Earlier this week, the Perl magazine site, perl.com, published an article about writing web applications using CGI.pm. That seemed like a bizarre choice to me, but I’ve decided to use it as an excuse to write an article explaining why I think that’s a really bad idea.
It’s important to start by getting some definitions straight – as, often, I see people conflating two or three of these concepts and it always confuses the discussion.
- The Common Gateway Interface (CGI) is a protocol which defines one way that you can write applications that create dynamic web pages. CGI defines the interface between a web server and a computer program which generates a dynamic page.
- A CGI program is a computer program that is written in a manner that conforms to the CGI specification. The program optionally reads input from its environment and then prints to STDOUT a stream of data representing a dynamic web page. Such programs can be (and have been!) written in pretty much any programming language.
- CGI.pm is a CPAN module which makes it easier to write CGI programs in Perl. The module was included in the Perl core distribution from Perl 5.004 (in 1997) until it was removed from Perl 5.22 (in 2015).
A Brief Introduction to CGI.pm
CGI.pm basically contained two sets of functions. One for input and one for output. There was a set for reading data that was passed into the program (the most commonly used one of these was param()) and a set for producing output to send to the browser. Most of these were functions which created HTML elements like <h1> or <p>. By about 2002, most people seemed to have worked out that these HTML creation functions were a bad idea and had switched to using a templating engine instead. One output function that remained useful was header() which gave the programmer an easy way to create the various headers required in an HTTP response – most commonly the “Content-type” header.
For at least the last ten years that I was using CGI.pm, my programs included the line:
use CGI qw(param header);
as it was only the param() and header() functions that I used.
I should also point out that there are two different “modes” that you can use the module in. There’s an object-oriented mode (create an object with CGI->new and interact with it through methods) and a function-based mode (just call functions that are exported by the module). As I never needed more than one CGI object in a program, I always just used the function-based interface.
Why Shouldn’t We Use CGI.pm Today?
If you’re using CGI.pm in the way I mentioned above (using it as a wrapper around the CGI protocol and ignoring the HTML generation functions), then it’s not actually a terrible way to write simple web applications. There are two problems with it:
- CGI programs are slow. They start up a Perl process for each request to the CGI URL. This is, of course, a problem with the CGI protocol itself, not the CGI.pm module. This might not be much of a problem if you have a low-traffic application that you want to put on the web.
- CGI.pm gives you no help building more complicated features in a web application. For example, there’s no built-in support for request routing. If your application needs to control a number of URLs, then you either end up with a separate CGI program for each URL or you shoe-horn them all into the same program and set up some far-too-clever mod_rewrite magic. And everyone reinvents the same wheels.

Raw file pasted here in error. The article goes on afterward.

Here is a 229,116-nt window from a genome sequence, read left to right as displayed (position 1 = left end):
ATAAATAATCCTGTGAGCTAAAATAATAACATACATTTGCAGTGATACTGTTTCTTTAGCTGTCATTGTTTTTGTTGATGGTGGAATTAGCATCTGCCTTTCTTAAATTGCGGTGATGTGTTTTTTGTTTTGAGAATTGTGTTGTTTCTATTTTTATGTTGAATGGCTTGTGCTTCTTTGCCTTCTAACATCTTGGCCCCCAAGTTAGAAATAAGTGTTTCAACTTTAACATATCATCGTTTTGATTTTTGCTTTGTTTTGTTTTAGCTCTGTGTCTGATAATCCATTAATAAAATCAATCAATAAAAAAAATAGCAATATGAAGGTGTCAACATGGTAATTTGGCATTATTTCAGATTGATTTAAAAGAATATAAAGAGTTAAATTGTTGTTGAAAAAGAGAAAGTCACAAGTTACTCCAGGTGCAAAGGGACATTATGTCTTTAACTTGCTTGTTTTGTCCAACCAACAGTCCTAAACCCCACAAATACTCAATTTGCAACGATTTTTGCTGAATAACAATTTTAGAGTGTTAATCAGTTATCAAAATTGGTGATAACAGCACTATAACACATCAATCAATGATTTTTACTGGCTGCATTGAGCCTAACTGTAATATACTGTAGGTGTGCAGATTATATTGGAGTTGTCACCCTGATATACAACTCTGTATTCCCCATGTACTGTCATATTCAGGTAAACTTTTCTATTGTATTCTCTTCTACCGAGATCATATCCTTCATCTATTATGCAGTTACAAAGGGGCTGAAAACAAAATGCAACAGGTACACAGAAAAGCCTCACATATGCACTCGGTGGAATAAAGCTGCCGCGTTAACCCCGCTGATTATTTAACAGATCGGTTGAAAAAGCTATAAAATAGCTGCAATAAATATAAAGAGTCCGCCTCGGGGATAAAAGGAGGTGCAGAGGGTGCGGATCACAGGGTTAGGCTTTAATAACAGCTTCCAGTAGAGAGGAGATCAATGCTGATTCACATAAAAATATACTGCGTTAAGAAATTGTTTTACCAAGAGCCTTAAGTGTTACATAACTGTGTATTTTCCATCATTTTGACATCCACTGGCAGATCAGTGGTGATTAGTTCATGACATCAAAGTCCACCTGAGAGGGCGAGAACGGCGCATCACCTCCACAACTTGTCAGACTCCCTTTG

Basically, there are better ways to write web applications in Perl these days. It was removed from the Perl code distribution in 2015 because people didn’t want to encourage people to use an outdated technology.
What are these better methods? Well, anything based on an improved gateway interface specification called the Perl Server Gateway Interface (PSGI). That could be a web framework like Dancer2, Catalyst or Web::Simple or you could even just use raw PSGI (by using the toolkit in the Plack distribution).
Often when I suggest this to people, they think that the PSGI approach is going to be far more complex than just whipping up a quick CGI program. And it’s easy to see why they might think that. All too often, an introduction to PSGI starts by building a relatively powerful (and, therefore, complicated) web application using Catalyst. And while Catalyst is a fine web framework, it’s not the simplest way to write a basic web application.
But it doesn’t need to be that way. You can write PSGI programs in “raw PGSI” without reaching for a framework. Sure, you’ll still have the problems listed in my point two above, but when you want to address that, you can start looking at the various web frameworks. Even so, you’ll have three big benefits from moving to PSGI.
The Benefits of PSGI
As I see it, there are three huge benefits that you get from PSGI.
The standard PSGI toolkit is called Plack. You’ll need to install that. That will give you adapters enabling you to use PSGI programs in pretty much any web deployment environment. It also includes a large number of plugins and extensions (often called “middleware”) for PSGI. All of this software can be added to your application really simply. And any bits of your program that you don’t have to write is always a big advantage.
Testing and Debugging
How do you test your CGI program? Probably, you use something like Selenium (or, perhaps, just LWP) to fire requests at the server and see what results you get back.